As for the flood season, all agree that it is caused by the rains together with a substance that comes down spontaneously (mādda ta'tī min dhāti-ha) with the flood water and the proof of it is that this river dries up and its bed is inhabited; then, during the flood season, water springs [from its bed] and what is marvellous about it is that the flood, takes place at the same time in these [p. 613] rivers [which finally merge together], as well as in the other districts and countries, viz. in Egypt, in the two Thebaids (aṣ-Ṣa'īdayn). at Aswān, in the two kingdoms of Nūba and 'Alwa and in the land beyond them, What is peculiar of this flood is that it may occur, for example, at Aswān, and not at the same time at Qos, but here it will be noticed later. Whenever the rains are abundant in the upper regions of the Nile and the streams come together, one understands that that is a year of plenty (riī "good irrigation"); but whenever the rains in the upper regions are scarce, one knows that that will be a year of drought.<ref>At this point, we have omitted a passage on navigation on the Red Sea (“Sea of China”) to the East African Coast, which has no connection with Nubia.</ref>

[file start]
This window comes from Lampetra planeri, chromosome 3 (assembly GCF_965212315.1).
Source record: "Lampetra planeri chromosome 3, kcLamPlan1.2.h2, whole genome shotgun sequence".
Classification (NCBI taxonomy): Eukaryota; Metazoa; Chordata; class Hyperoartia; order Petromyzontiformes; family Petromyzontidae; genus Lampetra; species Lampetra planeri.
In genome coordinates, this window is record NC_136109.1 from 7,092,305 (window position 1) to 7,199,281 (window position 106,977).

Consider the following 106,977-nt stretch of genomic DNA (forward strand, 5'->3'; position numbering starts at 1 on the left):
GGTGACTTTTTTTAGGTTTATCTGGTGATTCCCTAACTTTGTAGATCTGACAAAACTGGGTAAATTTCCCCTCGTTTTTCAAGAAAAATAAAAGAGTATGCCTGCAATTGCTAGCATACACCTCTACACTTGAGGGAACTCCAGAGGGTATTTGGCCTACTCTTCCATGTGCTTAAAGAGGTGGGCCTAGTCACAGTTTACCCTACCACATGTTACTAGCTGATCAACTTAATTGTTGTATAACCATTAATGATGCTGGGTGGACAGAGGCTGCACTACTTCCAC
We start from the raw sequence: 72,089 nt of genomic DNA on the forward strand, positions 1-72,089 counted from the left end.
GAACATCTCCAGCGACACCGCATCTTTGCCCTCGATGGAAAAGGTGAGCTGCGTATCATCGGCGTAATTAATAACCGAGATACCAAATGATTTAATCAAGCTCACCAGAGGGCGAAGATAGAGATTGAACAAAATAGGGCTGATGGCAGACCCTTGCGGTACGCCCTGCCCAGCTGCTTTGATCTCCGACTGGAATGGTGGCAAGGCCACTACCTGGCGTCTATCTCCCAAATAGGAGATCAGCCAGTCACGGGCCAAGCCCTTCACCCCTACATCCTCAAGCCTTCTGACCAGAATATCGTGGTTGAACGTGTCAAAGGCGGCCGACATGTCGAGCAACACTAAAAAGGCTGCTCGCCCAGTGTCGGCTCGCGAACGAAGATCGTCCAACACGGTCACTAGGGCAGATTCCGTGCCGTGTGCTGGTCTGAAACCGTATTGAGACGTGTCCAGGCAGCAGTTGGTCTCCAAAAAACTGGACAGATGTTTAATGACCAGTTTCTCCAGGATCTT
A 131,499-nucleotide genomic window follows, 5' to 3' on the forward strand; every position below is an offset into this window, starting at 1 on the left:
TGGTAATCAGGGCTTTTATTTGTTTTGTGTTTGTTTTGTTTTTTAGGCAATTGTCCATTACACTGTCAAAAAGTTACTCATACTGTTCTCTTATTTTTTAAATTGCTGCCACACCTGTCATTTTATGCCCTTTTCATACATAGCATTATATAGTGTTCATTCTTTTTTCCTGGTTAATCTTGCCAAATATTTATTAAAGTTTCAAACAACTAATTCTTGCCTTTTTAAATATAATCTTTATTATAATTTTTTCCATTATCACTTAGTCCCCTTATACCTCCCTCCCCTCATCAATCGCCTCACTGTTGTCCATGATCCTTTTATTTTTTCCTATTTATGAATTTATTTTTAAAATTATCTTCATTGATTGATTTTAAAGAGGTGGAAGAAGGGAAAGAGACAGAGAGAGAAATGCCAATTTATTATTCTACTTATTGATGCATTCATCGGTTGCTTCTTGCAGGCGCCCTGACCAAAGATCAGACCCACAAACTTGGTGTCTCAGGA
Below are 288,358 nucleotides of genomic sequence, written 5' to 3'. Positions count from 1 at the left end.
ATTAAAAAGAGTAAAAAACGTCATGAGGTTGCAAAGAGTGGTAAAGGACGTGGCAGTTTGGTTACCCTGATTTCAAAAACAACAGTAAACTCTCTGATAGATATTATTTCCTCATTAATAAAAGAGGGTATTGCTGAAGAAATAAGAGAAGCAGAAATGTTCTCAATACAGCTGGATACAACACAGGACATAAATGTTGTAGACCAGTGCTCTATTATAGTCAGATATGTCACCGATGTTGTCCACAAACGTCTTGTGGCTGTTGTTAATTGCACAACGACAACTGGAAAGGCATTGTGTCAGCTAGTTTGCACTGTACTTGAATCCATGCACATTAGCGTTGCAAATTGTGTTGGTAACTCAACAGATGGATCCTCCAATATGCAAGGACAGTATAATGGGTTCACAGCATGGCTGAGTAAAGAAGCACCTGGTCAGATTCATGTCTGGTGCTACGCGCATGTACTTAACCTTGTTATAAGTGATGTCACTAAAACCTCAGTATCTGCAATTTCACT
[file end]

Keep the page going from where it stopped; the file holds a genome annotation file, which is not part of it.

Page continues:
... Some of the four rivers come from the countries of the Zanj because they carry wood of the zanjī type. Suyya<ref>Sic, in the Wiet edition. Undoubtedly, this was a copyist’s mistake for “sūbah”.</ref> is the capital of 'Alwa (al-'Ulwā) [situated] to the east of the great island between the two great rivers (al-bahrain), the White and the Green, at its northern tip, near their junction, on the eastern bank of the river (an-nahr) which dries up and on the bed of which people camp. It has fine buildings (abniya husān) and large monasteries (dūr), churches rich with gold and gardens; there is also a great suburb (rabaḍ) where many Moslems live. The king (mutamallik) of 'Alwa is more powerful than the king (mutamallik) of Muqurra, has a larger army and more horses than the Muqurran (al-muqurrī): his country is more fertile and larger; but palm trees and vines are less numerous in his country. The commonest grain among them is the white dhurra (ad-dhurra al-bay-dāʾ) which resembles rice; with it they make their bread (khubz) and their beer (mizr); [p. 614] they have plenty of meat because of the abundance of cattle and large plains for grazing plain land, so vast that it takes several days to reach the mountains. They have excellent horses (ʿitāq), tawny camels (ṣuhub) of pure Arabian pedigree (ʿurāb). Their religion is Christianity (naṣrānīyya) of the Jacobite sect (ya’aqiba); their bishops (asāqifa) are dependant on the Patriarch of Alexandria (ṣāḥib al-iskandarīyya) like the Nūba; their books are in Greek (bi-r-rūmīyyah) and they translate (yufassirūnaha) [these] into their own language. They are less intelligent than the Nūba. Their king can reduce to slavery any of his subjects he wants whether he be guilty of a crime or not, and they do not oppose him, rather they prostrate themselves before him. They do not revolt against his order, however, unjust it may be; [on the contrary] they call out loudly "May the king live (al-malik ya'īsh!)! And let his order be executed!" He [the king] is crowned with [a crown of] gold. Gold is found in plenty in his country.